As far as it takes two to tangle, what does that actually mean with Trump? How do you separate the contradictory statements and mistruths? Despite them, there has been bi-partisan legislation to address the pandemic, yet the implementation is done in ways that create more distrust since established procedures are not followed and seem based on politics. Truman stated that the buck stops here. Trump says it is not his responsibility.

    A board of inquiry would be useful, but I would focus it not just on the pandemic, but a broader look that includes emergency management, natural hazards, climate change, and even a restructuring of federal agencies. DRRA was an initial step in this direction, especially the BRIC portion, but it is not sufficient to the task.

  3. I have a slightly different take on this, but I, too, am worried.

    • If you look at Trump’s actions – in the context of what the experts were saying – he seems to have pretty much done what they said to do. And his decision to close the borders – in spite of media howling, and pooh-poohing by the WHO and China – saved thousands of lives. How many we don’t know, but we do know that Biden would not have acted nearly as fast.
    • If you listen to Trump’s words and looked at many of his tweets, his performance has been beyond abysmal.
    • The media have focused on the latter, not the former, and aren’t really giving us an accurate picture of what’s happening. I’m basing this on my trying to separate fact from fiction AND what the Govs in particular are saying.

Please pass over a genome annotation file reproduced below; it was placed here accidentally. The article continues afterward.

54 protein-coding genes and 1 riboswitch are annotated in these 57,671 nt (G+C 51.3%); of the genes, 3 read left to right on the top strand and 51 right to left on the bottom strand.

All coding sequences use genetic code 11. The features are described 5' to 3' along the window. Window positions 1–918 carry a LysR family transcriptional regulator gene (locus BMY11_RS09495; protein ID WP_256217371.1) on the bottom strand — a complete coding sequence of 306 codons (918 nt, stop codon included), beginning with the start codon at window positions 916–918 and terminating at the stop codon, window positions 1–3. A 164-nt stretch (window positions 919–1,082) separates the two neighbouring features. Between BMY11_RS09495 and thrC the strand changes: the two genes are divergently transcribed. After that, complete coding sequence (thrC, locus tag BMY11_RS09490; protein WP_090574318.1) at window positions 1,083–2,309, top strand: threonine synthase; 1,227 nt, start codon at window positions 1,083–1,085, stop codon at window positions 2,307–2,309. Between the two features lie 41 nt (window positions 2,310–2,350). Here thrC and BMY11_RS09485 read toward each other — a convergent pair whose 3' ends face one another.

• My worry is that Trump’s sorry communications performance and the equally sorry performance of the media are leaving the public confused and more scared than it should be. This is a time for pulling together, and it ain’t getting done! I blame both sides – it takes two to tangle.

    • My concerns are mostly with the public administration failures: failure of the federal government to take the lead in areas where they have authority and expertise, compounded by Trump’s decision to let the states and territories figure it out for themselves — thus competing, for attention, funds, and supplies.

      • And those are very valid concerns. One of the things I’m going to suggest in my blog next week is that a Board of Inquiry be formed – independent of both the Executive and Legislative Branches – to dispassionately look at what went right and wrong and to recommend ways to improve both response and recovery. Many of the failures were by bureaucrats faced with situations for which they were unprepared both in resources and in mental outlook. No one with responsibility had ever been faced with this situation. Our EM doctrines were clearly inadequate to handle this type of situation.

        Personally, I prefer that states lead, but admit that it is unclear how much the states were left to fend for themselves. There are lots of intimations in public reports and statements (e.g., by Newsom and Cuomo) that there was a lot more communication between the Task Force and the states than has been reported. That needs to be clarified – again why a BoI is needed.

        Most importantly, the BoI needs to consider successful responses from other countries. As of today, Taiwan has had only six deaths and less than 400 cases out of a population of 23+M. They learned some hard lessons from SARS – and acted on what they learned; we apparently didn’t.